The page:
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I am working on an application where I have a physical product identification label containing a block of public, low-entropy data (~50 bytes) such as serial number and other info, all readily available right on the label. I would like to use a hash-based signature algorithm to provide an authenticity check that the product is valid.

  1. Is this a reasonable idea? Does the low-entropy data cause problems?
  2. How many of these product labels would someone have to obtain in order to derive the secret key?

EDIT: A better question might be, can this signature be faked without having the secret key?

  1. Is there a way to do this securely with only 256 bits of output data?
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  • $\begingroup$ "Is there a way to do this securely with only 256 bits of output data?"; do you mean 'signing only 256 bits of output data' (not a problem), or having a signature that's only 256 bits long (that's difficult - BLS comes the closest, however getting a circa 128 bit security level still requires circa 384 bit signatures) $\endgroup$
    – poncho
    Oct 20, 2021 at 20:11
  • $\begingroup$ I meant having a signature that's only 256 bits long. I understand I'm making a security tradeoff here, but I'd like to understand just how bad that tradeoff is. $\endgroup$
    – malaal
    Oct 20, 2021 at 20:43
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    $\begingroup$ Well, BLS based on curves such as BN256I or BN254N would have circa 256 bits signatures, and are currently estimated as giving circa 100 bit security; hence if you don't mind trimming back the security somewhat, it looks doable... $\endgroup$
    – poncho
    Oct 20, 2021 at 20:50
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    $\begingroup$ Circa 100 bit security is probably good enough if your adversary is not a Really Motivated TLA (no one else can compile anywhere close to that much computation; I'm not sure about TLAs); it's just less of a security margin than what we're used to. Of course, BLS is not at all secure if the adversary has a quantum computer... $\endgroup$
    – poncho
    Oct 20, 2021 at 21:10

2 Answers 2

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  1. Is this a reasonable idea?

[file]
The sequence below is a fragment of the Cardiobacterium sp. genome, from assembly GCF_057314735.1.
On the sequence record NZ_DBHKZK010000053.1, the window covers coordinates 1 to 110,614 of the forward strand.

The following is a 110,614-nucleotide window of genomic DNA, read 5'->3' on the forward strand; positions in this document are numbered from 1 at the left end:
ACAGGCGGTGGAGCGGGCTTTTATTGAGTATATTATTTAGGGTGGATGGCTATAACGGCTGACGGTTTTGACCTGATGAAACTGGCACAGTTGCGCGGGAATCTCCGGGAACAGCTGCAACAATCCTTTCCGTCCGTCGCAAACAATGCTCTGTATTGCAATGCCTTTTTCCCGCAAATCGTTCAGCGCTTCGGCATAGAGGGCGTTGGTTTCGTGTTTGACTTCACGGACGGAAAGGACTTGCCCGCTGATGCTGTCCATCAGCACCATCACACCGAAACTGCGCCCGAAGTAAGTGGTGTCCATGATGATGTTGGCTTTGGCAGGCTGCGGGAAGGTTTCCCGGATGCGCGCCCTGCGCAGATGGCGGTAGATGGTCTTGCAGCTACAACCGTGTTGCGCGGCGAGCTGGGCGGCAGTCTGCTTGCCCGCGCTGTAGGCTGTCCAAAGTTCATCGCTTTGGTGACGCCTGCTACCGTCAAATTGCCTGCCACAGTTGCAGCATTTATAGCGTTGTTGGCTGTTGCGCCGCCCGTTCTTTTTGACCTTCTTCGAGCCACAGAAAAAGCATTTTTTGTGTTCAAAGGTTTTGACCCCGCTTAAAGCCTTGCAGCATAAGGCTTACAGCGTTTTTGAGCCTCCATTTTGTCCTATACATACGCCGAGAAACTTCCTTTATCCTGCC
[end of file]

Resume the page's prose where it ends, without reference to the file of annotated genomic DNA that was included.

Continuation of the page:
Sounds good, as long as:

  • You use a strong RSA key (e.g. at least 2048 bits)

  • You use a good RSA signature padding method

  • You somehow prevent the attacker from modifying the RSA public key you use to verify with

Does the low-entropy data cause problems?

No, the low-entropy data does not present a problem.

  1. How many of these product labels would someone have to obtain in order to derive the secret key?

There is no known way to recover the RSA private key, even if you give the attacker an Oracle to sign an arbitrary number of arbitrary messages (which is a much stronger attack scenario than what you have).

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    $\begingroup$ Addition: the "good RSA signature padding method" could be RSASSA-PSS of PKCS#1, or ISO/IEC 9796-2 scheme 2 or 3 (which has the advantage that one with the public key can extract the low-entropy data from the signature itself), both with SHA-256 and MGF1+SHA-256. You could get away with RSASSA-PKCS1-v1_5 of PKCS#1 which lacks a security reduction but is unbroken, or ISO/IEC 9796-2 scheme 1 (which is broken, but not practically in the present situation), both with SHA-256. $\endgroup$
    – fgrieu
    Oct 19, 2021 at 20:38
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As said in the other answer: yes this is a reasonable idea, RSA allows secure signature of the low-entropy public data, that can be verified openly as matching said data, but can't be generated without the private key. Examples of valid signatures and the public key will not reveal the private key, or ways to produce other signatures. Several standardized signatures schemes do this routinely (but of course there is nothing to prevent copy of the public data and it's signature).

Now the question adds:

Is there a way to do this securely with only 256 bits of output data?

Not with RSA. A 256-bit RSA signature would be insecure, because these are (within few bits) as wide as the public modulus, and 256-bit is way too small (384-bit was already too small in the 1990's, and there's been considerable progress since then, see this).

256-bit is near the verge, and rather on the wrong side, of what well-vetted signature schemes can give with high security. I recently asked about this, making an inventory of what I know among standardized schemes, with nothing below 384-bit at the 128-bit security level commonly recommended for high-security in the next decades.

On the other hand, if one is happy with like 90-bit security (which would still put the projected attack cost using today's means into the billions euro), and don't need something standardized, it's possible to use short Schnorr signature (which nominally would be 270-bit) and a few tricks to trade a longer signature generation and/or verification time against a few less bits of signature. I can detail that if needed.

Another option would be BLS signature e.g. on curve BN254 or BN256, which fits the size goal and would be at least comparably as secure according to these comments, but that's out of my comfort zone.

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